A fundamental trade-off to make here in the architecture of such a system is whether these servers would be strongly coupled (think: distributed locking) or loosely. The goal at Hammerspace has always been to evolve to a loosely coupled, parallel, infinite and open system. Thus, each metadata server (HA-pair strongly recommended) in each region can independently operate in the absence of the other regions; and they synchronize with the other regions as and when they can. This means that we had to implement a conflict-resolution mechanism if multiple regions, called sites, wrote to the same file at the same time. Once the namespace is hosted by multiple sites it stops being hosted by any one site in particular – it becomes Hammerspace! Consequently, on any given site all that a client needs to know to pull out its data (the hammer) is the IP address to mount (the extra-dimensional instantly accessible storage area). It should be pointed out that by open I mean that this all works with a standard out-of-the-box RedHat Linux client.

Storageless Data Orchestration

When you combine the power of such a distributed, loosely coupled, parallel, infinite and open system with three (3) more powerful features you arrive at storageless data.

  1. Autonomic and live data portability
  2. A rich intent-based orchestration mechanism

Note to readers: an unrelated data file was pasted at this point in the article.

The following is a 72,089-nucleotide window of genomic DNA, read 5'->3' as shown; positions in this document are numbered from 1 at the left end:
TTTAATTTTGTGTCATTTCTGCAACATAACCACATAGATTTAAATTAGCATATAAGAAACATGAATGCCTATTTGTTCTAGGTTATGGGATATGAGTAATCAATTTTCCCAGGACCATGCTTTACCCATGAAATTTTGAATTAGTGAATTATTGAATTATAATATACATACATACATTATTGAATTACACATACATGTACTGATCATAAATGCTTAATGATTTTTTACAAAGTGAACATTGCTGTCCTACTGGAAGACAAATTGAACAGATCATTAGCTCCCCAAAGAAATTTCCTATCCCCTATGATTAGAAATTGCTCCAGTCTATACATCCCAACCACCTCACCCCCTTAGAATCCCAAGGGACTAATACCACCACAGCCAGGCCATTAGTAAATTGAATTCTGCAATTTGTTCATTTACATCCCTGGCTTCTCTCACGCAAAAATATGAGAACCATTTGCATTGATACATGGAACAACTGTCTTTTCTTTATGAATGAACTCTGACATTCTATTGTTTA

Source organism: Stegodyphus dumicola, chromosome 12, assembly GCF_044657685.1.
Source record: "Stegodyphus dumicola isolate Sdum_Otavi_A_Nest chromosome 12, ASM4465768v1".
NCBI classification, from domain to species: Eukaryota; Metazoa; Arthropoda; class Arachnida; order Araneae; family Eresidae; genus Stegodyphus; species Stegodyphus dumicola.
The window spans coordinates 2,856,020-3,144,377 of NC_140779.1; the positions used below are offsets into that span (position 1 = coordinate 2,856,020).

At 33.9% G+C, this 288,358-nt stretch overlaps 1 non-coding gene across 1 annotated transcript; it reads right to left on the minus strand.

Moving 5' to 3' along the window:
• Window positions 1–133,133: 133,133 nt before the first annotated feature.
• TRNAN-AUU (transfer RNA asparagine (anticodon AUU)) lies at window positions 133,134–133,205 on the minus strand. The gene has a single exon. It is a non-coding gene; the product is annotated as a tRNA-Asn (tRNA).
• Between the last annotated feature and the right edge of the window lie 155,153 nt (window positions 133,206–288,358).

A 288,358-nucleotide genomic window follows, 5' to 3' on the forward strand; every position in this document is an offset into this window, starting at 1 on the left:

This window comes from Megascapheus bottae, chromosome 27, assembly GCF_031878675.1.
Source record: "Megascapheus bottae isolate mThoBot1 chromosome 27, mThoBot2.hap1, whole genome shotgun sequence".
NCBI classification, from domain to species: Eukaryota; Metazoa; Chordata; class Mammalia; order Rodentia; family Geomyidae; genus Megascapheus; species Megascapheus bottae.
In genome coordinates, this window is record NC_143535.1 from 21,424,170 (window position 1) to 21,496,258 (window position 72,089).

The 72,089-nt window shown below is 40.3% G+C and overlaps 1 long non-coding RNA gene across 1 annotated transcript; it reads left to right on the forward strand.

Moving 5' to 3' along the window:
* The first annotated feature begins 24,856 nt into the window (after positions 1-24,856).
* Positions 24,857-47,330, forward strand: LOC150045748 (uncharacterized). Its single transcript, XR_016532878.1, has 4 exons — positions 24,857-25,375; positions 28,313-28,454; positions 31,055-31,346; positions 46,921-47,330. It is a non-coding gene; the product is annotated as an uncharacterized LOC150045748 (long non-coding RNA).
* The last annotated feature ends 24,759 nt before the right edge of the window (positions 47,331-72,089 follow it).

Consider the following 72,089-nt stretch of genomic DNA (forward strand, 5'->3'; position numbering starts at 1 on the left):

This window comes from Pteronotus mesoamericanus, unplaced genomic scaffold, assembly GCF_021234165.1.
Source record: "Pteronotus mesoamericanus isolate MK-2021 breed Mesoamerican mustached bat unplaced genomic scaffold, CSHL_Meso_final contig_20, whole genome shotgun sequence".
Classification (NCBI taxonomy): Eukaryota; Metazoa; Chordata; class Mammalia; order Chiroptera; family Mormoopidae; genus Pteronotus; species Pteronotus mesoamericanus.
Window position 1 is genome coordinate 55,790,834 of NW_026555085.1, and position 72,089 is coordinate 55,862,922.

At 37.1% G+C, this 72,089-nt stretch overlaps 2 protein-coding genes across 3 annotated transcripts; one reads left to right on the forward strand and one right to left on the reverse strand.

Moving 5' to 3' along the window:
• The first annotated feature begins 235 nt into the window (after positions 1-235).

3. The ability of an end-user to easily accomplish (1) by using (2)

With live data mobility, the data can freely migrate between data servers within a data center, transpar- ently, without the application realizing it. The data on the data storage server can be accessed either through a file access protocol like NFSv3 or an object-access protocol (e.g., S3, Azure Blob, etc.). The data can also move, transparently, across data centers, whether they are on-premises or in the public cloud, and whether on-demand on client access or by declarative intent on part of an authorized user or administrator. The intent-based orchestration can be predicated on a rich selection of metadata, even ones harvested from the data using algorithms available in the public cloud domain, such as an image recognition function (e.g., AWS Rekognition) or similar services.


Storageless Data builds upon previous evolution but takes an additional and huge step forward toward a revolu- tion, by managing data directly through its associated metadata instead of through the storage infrastructure. By infusing data with declarative intent and making it portable, Hammerspace frees data from its prison, namely the underlying storage infrastructure. When data is free from those limitations you have Storageless Data!